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  • Northern Virginia Trusts & Estates

Avoid Conservatorship with a Living Will

A will is not just important for after your death. It also makes provisions for how you would like to be cared for if you are unable to make your own decisions regarding health care. Health directives advise your family as to what your wishes are regarding the course of action should your health deteriorate, and it is vital to keep those in mind when writing a will.

Many people, however, go without a will because they either do not expect anything to happen to their health or they feel their estate does not merit a will. In fact, these documents are vital for helping your family deal with serious health problems in a way that you feel makes sense.

What Is Conservatorship?

Conservatorship is a process wherein the court makes a decision for the incapacitated individual regarding who should be responsible for the person’s health decisions.

Conservatorship only arises when there is no will and power of attorney decisions have been made. In this case, the court will identify a conservator, which can be either a person or organization, to provide care for the conservatee, an individual who is unable to make active health care or financial decisions.

The court can appoint either a conservator of the individual or a conservator of the estate, and these positions carry different responsibilities. In either case, the conservator must work with the court in order to make decisions regarding the person’s well-being or the oversight of the individual’s estate. These positions can come with significant power in terms of making decisions for the individual, so the court makes appointments for conservatorship based on the best interests of the individual.

A variety of people can apply to serve as conservator, although the courts typically give preference to spouses, adult children, parents, and siblings. If these individuals are unable or unwilling to serve as conservator (or are not around), the court may appoint any other individual to this position, including public guardians.

How to Avoid Conservatorship

Conservatorships typically come about because of unexpected health issues that make an individual unable to make informed decisions regarding their own well-being, and the process can add to difficulties for loved ones if the person has not made indications as to their wishes ahead of time. Thus, avoiding conservatorship is usually in the best interest of the family, reducing stress and eliminating the possibility that the court will appoint someone other than the individual that the disabled person would have wanted to serve as their advocate in case of serious health problems.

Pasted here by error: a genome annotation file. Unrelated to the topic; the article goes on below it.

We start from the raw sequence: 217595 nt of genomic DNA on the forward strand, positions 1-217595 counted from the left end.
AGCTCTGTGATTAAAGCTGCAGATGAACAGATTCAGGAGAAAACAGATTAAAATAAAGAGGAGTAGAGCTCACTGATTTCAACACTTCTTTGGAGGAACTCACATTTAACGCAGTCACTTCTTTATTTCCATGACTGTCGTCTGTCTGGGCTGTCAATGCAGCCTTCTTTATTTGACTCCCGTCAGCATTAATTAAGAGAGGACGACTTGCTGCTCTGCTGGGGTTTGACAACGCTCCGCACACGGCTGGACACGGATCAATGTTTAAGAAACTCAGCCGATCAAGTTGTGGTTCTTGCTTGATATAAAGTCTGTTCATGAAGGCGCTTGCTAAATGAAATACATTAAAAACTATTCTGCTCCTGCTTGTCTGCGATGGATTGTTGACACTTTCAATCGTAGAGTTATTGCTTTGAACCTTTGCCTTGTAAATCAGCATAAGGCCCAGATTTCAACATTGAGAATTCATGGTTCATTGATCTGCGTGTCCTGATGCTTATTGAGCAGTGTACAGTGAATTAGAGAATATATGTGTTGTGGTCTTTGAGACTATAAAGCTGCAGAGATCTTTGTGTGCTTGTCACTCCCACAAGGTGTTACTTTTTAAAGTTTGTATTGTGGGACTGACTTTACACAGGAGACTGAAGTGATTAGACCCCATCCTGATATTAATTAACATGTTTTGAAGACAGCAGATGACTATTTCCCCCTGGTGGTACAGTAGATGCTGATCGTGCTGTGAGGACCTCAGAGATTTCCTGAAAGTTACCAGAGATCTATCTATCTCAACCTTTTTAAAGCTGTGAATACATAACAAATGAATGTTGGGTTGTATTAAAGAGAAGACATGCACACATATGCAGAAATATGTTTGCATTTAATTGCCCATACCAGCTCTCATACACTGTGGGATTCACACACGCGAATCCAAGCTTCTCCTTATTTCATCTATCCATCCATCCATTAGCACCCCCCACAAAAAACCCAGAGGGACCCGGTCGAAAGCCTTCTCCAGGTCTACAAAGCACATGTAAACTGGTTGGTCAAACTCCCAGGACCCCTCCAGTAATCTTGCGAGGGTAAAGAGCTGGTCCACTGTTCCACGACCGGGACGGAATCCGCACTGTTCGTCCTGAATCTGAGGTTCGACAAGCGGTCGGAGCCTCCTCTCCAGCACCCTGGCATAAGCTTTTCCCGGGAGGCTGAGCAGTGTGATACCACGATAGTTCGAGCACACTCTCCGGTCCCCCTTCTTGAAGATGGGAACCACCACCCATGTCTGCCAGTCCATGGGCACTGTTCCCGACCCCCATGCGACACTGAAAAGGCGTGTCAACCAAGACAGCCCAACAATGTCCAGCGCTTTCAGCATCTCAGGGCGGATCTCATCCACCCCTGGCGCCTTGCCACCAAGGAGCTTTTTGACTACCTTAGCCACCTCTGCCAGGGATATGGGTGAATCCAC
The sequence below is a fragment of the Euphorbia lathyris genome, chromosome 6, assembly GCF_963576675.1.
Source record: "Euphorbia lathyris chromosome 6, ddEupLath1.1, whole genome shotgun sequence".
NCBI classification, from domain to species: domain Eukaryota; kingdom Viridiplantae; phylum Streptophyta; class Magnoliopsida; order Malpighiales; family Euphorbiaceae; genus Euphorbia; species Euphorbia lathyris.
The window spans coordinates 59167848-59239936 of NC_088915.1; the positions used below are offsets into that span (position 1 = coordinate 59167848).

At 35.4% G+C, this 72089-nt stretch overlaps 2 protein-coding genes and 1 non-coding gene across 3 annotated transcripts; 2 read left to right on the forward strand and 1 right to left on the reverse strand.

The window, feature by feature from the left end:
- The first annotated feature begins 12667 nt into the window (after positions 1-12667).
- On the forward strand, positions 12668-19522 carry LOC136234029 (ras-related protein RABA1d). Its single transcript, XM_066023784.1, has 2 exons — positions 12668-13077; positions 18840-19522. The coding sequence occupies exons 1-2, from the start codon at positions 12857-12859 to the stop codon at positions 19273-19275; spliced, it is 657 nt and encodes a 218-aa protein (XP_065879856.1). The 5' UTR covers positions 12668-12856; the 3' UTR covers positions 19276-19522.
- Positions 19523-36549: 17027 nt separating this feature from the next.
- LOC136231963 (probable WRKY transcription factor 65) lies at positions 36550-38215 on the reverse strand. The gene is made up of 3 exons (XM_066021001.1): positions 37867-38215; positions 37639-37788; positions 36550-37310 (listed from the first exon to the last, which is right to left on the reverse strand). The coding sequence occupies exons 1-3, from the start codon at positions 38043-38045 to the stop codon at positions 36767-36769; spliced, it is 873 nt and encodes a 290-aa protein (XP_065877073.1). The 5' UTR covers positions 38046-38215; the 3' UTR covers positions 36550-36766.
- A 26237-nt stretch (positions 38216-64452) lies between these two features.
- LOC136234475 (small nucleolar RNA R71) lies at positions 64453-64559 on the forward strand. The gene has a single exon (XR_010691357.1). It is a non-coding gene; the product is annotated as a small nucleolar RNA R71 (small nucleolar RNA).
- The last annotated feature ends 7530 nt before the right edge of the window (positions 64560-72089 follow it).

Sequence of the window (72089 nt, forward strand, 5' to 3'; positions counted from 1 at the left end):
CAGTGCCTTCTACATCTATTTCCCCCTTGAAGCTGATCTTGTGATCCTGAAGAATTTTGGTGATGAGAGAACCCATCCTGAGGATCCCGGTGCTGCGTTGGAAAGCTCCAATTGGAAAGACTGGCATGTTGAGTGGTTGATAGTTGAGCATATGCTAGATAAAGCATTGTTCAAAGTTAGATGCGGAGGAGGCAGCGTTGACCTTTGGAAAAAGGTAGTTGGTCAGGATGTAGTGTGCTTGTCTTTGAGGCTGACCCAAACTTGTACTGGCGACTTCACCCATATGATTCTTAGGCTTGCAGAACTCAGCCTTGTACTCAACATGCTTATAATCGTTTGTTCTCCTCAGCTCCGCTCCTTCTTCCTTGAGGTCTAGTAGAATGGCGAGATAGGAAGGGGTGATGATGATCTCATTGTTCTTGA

The best way to avoid conservatorship is to create a living will or make a declaration regarding power of attorney. These documents will help to inform the family (and the court) regarding who should have responsibility for advocating for the individual, both in terms of medical care and in terms of financial management. As a part of smart planning for the future, it makes sense to sign a Durable Power of Attorney document, which lists out who will be in charge of making such decisions in the individual’s stead. Elder law attorney specialize in this area, providing advice on how to properly grant another person power of attorney in the eyes of the law.

Of course, as with other important documents, it also makes sense to review Durable Power of Attorney whenever the details of your wishes change. This individual will be able to advocate for you based on the wishes you have listed in your documentation, such as your living will, so it is important that these papers reflect your true wishes should any serious health problems arise.

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